Items in your Dog First Aid Kit

According to the American Animal Hospital Association (AAHA), 25 percent more pets would survive if just one pet first aid technique were applied prior to getting emergency veterinary care.

Most dog accidents happen in or nearby the home. Examples of the most common pet accidents include: toxic ingestion, dog bites, high rise syndrome, ripped toenails, foreign body ingestions with gastrointestinal problems, eye emergencies, broken bones, trouble giving birth and being hit by a car. One way to be prepared is to have a pet first aid kit on hand.

Dog First Aid Kit contents:

  • Hydrogen peroxide 3% (within the expiration date)- must be fresh/bubbly

  • An oral dosing syringe or turkey baster (for administering hydrogen peroxide)

  • Teaspoon/tablespoon set (to calculate the appropriate amount of hydrogen peroxide to give)

  • Liquid hand dish washing detergent (i.e., Dawn, Palmolive)- no bleach containing

  • Rubber gloves Triple antibiotic ointment with NO other combination ingredients

  • Diphenhydramine tablets 25 mg (with NO other combination ingredients)

  • Ophthalmic saline solution or artificial tears

  • Sweet electrolyte-containing beverage

  • Corn syrup- about 1/8 cup in case of hypoglycemia

  • Vegetable oil- for removal of sticky substances

Based on recommendations from the American Veterinary Medical Association(AVMA), you should also consider including these additional items:

  • Gauze

  • Nonstick bandages (or towels/cloth strips)

  • Adhesive tape for bandages (Do not use human adhesive bandages.)

  • Milk of Magnesia

  • Digital thermometer

  • Alcohol wipes

  • Instant ice pack

  • Styptic powder or pencil

  • Tweezers

Having an extra leash in your kit is also a good idea, and make sure that you always have the phone numbers for your veterinarian and the local emergency veterinary clinic handy.

Remember, before you attempt anything with your first aid kit, it is always important to speak with a poison control specialist before you try any therapies at home. Never administer hydrogen peroxide to any pet without checking with a veterinary professional first, as sometimes it’s not appropriate to induce vomiting at home. The Pet Poison Helpline: 1 (800) 213-6680 or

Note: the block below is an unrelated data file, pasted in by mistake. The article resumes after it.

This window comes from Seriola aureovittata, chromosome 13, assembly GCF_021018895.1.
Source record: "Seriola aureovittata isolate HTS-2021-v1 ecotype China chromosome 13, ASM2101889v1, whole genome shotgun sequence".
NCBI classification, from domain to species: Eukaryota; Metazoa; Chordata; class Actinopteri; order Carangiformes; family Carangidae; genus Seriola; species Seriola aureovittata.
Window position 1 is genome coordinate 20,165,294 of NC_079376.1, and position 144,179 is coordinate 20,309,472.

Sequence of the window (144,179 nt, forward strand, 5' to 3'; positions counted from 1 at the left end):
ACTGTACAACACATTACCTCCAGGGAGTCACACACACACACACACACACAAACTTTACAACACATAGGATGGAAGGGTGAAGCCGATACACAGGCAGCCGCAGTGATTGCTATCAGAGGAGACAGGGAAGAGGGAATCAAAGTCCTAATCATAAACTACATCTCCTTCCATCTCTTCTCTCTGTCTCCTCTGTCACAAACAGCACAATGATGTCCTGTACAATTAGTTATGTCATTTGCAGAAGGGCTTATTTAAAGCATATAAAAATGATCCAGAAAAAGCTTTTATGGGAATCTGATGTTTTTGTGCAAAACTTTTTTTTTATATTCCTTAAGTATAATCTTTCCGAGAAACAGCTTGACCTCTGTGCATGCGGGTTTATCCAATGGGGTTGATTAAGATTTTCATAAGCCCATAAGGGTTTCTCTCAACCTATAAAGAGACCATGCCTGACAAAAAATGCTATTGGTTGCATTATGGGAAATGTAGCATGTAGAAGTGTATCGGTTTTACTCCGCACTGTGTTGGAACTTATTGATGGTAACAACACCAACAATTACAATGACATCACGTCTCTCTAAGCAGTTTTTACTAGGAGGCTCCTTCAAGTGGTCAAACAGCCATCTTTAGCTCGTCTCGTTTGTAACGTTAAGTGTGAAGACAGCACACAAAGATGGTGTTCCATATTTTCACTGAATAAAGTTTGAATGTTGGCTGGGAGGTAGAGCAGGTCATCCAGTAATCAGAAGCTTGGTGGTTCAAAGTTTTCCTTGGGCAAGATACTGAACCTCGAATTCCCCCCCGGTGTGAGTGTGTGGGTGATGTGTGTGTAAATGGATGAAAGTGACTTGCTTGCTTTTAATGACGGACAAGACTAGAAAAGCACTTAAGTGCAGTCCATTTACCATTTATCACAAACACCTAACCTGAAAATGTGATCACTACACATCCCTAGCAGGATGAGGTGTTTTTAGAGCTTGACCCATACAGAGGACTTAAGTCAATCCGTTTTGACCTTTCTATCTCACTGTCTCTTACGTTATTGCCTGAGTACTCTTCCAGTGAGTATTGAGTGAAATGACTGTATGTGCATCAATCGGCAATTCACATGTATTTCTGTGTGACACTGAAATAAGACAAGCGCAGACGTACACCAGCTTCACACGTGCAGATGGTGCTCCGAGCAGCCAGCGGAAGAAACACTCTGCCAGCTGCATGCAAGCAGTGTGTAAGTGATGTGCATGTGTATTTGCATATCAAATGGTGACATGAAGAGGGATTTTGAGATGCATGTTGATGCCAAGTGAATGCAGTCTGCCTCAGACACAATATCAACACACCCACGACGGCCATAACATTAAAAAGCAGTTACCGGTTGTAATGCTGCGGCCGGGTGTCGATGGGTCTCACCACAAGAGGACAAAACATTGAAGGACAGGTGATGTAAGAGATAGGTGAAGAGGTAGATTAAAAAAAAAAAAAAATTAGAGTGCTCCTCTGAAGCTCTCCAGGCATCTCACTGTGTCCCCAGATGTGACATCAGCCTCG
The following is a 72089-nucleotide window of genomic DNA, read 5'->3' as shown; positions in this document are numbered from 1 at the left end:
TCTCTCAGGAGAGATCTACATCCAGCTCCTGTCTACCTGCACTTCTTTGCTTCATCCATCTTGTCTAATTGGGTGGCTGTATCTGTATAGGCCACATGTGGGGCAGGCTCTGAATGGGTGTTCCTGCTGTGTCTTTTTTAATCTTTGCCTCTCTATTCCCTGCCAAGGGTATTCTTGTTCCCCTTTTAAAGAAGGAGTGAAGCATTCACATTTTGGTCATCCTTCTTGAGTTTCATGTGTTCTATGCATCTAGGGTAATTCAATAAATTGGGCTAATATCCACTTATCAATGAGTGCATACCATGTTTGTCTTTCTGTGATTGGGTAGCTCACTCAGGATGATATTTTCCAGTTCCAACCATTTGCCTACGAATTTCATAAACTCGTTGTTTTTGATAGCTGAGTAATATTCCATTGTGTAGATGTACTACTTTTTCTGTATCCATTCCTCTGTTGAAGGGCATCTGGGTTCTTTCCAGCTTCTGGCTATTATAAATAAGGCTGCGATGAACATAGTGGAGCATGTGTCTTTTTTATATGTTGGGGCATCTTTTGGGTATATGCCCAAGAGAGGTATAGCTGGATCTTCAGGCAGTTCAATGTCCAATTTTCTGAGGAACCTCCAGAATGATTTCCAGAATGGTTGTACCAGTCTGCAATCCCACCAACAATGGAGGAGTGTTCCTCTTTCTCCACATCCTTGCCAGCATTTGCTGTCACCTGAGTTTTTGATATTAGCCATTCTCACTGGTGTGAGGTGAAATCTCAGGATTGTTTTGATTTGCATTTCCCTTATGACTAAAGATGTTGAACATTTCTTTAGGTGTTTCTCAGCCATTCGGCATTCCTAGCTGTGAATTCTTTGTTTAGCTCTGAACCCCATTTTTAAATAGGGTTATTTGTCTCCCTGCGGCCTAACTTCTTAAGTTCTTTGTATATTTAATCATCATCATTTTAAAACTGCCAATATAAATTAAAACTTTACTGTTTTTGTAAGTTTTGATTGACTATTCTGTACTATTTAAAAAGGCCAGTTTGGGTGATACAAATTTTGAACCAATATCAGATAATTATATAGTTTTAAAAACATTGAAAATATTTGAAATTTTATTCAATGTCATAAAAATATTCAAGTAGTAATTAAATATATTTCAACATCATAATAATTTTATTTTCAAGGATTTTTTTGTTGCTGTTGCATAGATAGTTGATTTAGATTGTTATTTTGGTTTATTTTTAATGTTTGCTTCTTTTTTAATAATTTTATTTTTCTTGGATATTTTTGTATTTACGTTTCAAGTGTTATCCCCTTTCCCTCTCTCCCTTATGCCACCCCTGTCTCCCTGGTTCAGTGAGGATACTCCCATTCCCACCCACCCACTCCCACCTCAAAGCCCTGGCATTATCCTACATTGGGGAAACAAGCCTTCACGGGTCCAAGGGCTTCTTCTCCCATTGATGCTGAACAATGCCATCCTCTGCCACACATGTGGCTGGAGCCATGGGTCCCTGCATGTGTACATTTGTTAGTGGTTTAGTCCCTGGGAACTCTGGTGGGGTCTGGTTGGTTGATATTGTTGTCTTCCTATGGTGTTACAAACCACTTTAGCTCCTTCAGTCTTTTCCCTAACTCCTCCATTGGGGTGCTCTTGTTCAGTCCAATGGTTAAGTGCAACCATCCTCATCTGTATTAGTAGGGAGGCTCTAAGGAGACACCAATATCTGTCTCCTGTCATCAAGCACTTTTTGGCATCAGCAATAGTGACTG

After you’ve administered first aid, it is still extremely important to seek veterinary care as soon as possible.



Poison Prevention Awareness Month ( March 17th-23rd)

March is recognized as Poison Prevention Awareness Month and this year, March 17-23 marks National Poison Prevention Week.

With many common household items toxic to pets, it’s important to educate yourself to ensure you keep unsafe items out of paw’s reach.

It can happen to even the best pet owners—you turn around for one moment (or accidentally leave medication or chocolate on the counter) and your pet ingests a potentially harmful or fatal pet poison.

Many items commonly found around our homes can be dangerous to pets, including:

For dogs:

  • Chocolate, particularly bakers and dark chocolate.

  • Xylitol, the sweetener used in sugarless gums and candies, as well as some medications.

  • NSAIDS, such as ibuprofen and naproxen found in products like Advil and Aleve.

  • Over the counter cough, cold and allergy medications.

  • Rodenticides (mouse poison).

    For a complete list of pet toxins, visit the Pet Poison Helpline at You can also view the Top Pet Toxins of 2017 as reported by the ASPCA Animal Poison Control Center.

Pet owners should contact their veterinarian or a pet poison helpline immediately if they suspect their pets have ingested a potentially toxic item.



5 Dog Sleeping Positions and What They Mean

As much as dogs like to run, play and sniff out the world around them, they also like to snooze. Healthy adult dogs spend an average of 12 to 14 hours per day sleeping, and puppies, senior dogs or those with health problems may require even more rest.

 Pet parents witness all sorts of dog sleeping positions, especially if they share a bed or couch with their pups. You have the back loungers, the spread-out space hogs, and the curled-up cuties. But what do these dog sleeping positions mean? Why do dogs sleep the way they do?

 This helpful guide breaks down five common dog sleeping positions and explains some of the science behind why dogs sleep in certain ways.

 The Lion Pose

 If you see your dog sleeping with his head on top of his paws, chances are he’s just resting, says Dr. Stanley Coren, professor emeritus in the Psychology Department at the University of British Columbia and author of numerous books, including "Do Dogs Dream?"

 “If you see a dog in a lion pose—with his paws stretched forward and head resting on his paws like the statues of reclining lions in front of some government buildings—the dog is apt to be simply dozing and not in a deep sleep state,” he says.

 The Side Sleeper

 “The most common posture that dogs use to sleep is lying on their sides with their legs extended,” says Dr. Coren.

 This means that a dog is relaxed and comfortable and shows a level of trust with his surroundings.

 Dr. Coren explains that a dog will often start to dose in lion pose and then slump onto his side once he falls into a deeper sleep. “As soon as the dog starts to dream, his muscles will relax and he will roll out of the lion pose into the normal sleeping position,” says Dr. Coren.

 Dogs that sleep on their sides need space to stretch out.